The Art of Thinking Clearly is a book by Rolf Dobelli. It claims to be an international bestseller but I’d never seen it along side all the other self-improvement and management guff during my trawls through airport book shops over the years. Which is unfortunate because it’s a really great book and a refreshing antidote to the positive thinking nonsense that props up much of the Neoconservative, Neoliberal bullshit world we live in.
Dobelli does not pull his punches and wades straight in with the powerful first chapter called “Why you should visit cemeteries”. It does not turn out quite a morbid as I’d hoped for which would have been more along the lines of sending every politician and corporate alpha-jock to a graveyard and having some sorry looking soul in a stained shell suit yell at them in a thick accent, “Even youse’ll end up in here”, kind of like some of the smarter Roman Emperors did in order to keep their feet on the ground.
No, what Dobelli does is point out that the chances of most endeavours succeeding are way lower than we tend to imagine. We’re hammered with images of successful musicians, actors, business tycoons and associated hangers-on. Our chances of joining this exclusive set are frighteningly low even if we actually got off our arses and made a go of it. It’s hard to accept that even the best damn effort in the world is also hugely influenced by dumb luck. In the book Accidental Empires, Robert X. Cringely (great name) details how one early Silicon Valley success was hinged on whether one single rather brilliant but OCD/ADHD engineer would get around to finishing a product design … once he was done with trying to measure the acoustic reflectivity of the ceiling tiles.
Conclusion: despite having the idiotic “winner takes all” mentality drilled into us, you should not actually build a high probability of success business, community or nation on the remote chance that you hit it big time*. You build it piece by piece on a strong foundation that is conducive to incremental progress with the possibility of a breakthrough. But you do not rely on the breakthrough. Like discovering unobtainium in them thar hills. Or selling your soul so a dodgy flavour of the month hard nosed multinational will set up their tax loop hole factory in your backyard. You make the lot of the average person a comfortable one and make it your priority because that’s exactly what most people are: average. And there is nothing the hell wrong with that. With the right leadership and support system average people are capable of incredible things and quite possible a modern, efficient, caring, healthy, highly educated, egalitarian society is the greatest achievement of mankind.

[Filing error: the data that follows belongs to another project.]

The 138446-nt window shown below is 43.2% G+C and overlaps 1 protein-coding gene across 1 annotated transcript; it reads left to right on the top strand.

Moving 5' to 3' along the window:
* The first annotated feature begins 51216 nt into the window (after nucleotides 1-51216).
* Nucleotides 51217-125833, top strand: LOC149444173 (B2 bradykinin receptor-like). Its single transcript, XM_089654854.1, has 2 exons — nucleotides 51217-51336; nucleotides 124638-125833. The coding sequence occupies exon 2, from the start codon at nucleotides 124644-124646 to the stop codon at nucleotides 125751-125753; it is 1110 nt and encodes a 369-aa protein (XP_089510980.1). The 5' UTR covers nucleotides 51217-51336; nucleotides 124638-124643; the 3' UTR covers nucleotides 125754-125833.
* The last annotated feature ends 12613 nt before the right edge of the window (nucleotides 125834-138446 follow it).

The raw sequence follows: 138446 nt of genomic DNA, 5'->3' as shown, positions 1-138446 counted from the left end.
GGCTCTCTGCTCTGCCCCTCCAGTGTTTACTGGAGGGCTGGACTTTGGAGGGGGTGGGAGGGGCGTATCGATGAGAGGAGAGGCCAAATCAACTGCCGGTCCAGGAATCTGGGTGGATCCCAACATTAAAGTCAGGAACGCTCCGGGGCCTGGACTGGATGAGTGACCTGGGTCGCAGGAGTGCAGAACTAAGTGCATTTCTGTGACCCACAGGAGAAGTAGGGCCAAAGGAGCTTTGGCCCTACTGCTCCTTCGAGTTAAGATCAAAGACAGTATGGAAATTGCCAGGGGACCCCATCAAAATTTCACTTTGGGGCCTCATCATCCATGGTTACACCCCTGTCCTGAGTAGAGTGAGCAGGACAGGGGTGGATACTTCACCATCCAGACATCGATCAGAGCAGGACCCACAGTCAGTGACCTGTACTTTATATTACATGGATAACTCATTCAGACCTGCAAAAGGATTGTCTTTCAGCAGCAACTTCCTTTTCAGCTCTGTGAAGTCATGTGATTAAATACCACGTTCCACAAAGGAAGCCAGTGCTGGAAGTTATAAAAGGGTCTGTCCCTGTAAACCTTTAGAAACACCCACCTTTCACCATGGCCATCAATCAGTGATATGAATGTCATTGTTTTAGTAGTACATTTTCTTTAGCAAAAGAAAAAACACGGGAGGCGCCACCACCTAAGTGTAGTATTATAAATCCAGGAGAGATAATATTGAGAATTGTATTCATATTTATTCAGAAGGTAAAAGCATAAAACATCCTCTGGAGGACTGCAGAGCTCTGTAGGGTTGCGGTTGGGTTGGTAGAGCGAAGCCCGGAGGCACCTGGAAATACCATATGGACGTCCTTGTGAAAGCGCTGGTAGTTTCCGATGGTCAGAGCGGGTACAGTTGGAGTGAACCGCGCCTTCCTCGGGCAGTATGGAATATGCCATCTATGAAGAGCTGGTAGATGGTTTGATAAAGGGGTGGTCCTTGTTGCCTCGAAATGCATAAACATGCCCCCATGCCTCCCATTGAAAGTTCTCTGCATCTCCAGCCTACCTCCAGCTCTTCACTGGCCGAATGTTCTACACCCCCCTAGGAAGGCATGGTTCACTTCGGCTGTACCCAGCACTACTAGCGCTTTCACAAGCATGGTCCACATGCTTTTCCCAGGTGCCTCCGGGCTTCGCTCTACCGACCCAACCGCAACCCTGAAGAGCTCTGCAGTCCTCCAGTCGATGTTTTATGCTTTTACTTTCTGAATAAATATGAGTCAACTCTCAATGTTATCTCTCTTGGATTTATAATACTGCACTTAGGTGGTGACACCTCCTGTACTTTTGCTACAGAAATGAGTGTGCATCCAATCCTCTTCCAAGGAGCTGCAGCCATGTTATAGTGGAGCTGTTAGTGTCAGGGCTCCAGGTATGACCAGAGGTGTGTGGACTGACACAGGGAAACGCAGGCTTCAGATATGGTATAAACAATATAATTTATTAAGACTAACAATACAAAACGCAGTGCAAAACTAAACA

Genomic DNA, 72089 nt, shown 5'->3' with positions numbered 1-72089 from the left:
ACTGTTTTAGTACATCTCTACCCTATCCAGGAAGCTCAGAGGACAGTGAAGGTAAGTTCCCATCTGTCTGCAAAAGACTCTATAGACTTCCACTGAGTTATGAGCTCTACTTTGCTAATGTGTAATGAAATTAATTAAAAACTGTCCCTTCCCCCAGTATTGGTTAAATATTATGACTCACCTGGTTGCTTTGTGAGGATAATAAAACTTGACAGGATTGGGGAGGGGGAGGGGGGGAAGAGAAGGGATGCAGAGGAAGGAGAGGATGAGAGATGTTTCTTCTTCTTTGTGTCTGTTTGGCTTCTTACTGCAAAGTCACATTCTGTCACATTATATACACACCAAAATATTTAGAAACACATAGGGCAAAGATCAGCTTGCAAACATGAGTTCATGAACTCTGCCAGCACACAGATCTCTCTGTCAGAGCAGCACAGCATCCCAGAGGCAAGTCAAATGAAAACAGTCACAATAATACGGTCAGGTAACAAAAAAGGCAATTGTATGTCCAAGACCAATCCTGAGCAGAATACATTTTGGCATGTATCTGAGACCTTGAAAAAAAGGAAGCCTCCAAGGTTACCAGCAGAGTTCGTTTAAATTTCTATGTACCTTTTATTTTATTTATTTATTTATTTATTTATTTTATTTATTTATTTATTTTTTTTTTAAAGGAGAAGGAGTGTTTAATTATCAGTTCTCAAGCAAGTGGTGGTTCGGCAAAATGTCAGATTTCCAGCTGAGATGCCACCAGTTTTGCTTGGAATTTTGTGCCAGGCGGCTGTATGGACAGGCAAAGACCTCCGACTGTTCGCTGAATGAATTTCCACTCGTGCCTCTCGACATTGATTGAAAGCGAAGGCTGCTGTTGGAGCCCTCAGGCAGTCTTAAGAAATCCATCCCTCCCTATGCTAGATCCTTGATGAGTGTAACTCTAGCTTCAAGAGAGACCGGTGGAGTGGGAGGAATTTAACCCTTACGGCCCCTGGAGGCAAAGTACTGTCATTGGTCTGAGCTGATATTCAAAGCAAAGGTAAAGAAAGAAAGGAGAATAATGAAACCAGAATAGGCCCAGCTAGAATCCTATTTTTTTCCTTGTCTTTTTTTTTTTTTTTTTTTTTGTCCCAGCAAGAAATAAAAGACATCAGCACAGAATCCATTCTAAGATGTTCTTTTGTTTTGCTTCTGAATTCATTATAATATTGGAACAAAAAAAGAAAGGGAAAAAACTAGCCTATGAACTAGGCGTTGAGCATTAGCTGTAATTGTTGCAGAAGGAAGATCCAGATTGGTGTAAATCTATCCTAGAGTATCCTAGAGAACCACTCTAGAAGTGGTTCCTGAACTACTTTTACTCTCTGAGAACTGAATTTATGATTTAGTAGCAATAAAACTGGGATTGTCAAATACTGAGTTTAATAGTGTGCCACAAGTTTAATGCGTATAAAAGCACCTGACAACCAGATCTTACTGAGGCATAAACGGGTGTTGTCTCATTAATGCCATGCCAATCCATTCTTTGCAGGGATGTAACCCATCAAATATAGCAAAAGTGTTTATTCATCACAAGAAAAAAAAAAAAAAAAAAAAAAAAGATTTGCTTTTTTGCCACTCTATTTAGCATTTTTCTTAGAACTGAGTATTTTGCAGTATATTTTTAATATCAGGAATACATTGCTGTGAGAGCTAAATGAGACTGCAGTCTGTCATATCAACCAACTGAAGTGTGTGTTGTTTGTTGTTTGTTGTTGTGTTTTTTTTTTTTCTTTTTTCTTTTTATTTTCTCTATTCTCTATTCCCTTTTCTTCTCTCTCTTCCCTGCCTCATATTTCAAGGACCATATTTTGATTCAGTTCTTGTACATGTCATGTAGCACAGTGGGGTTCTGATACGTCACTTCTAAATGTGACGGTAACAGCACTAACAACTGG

* Of course the modern tycoons and leaders also do not play the high risk, make or break game that they force on the rest of us. They play a rigged game: lobbying, revolving doors between business and politics, being above the law, and tax payer bailouts. True capitalism is left to the suckers.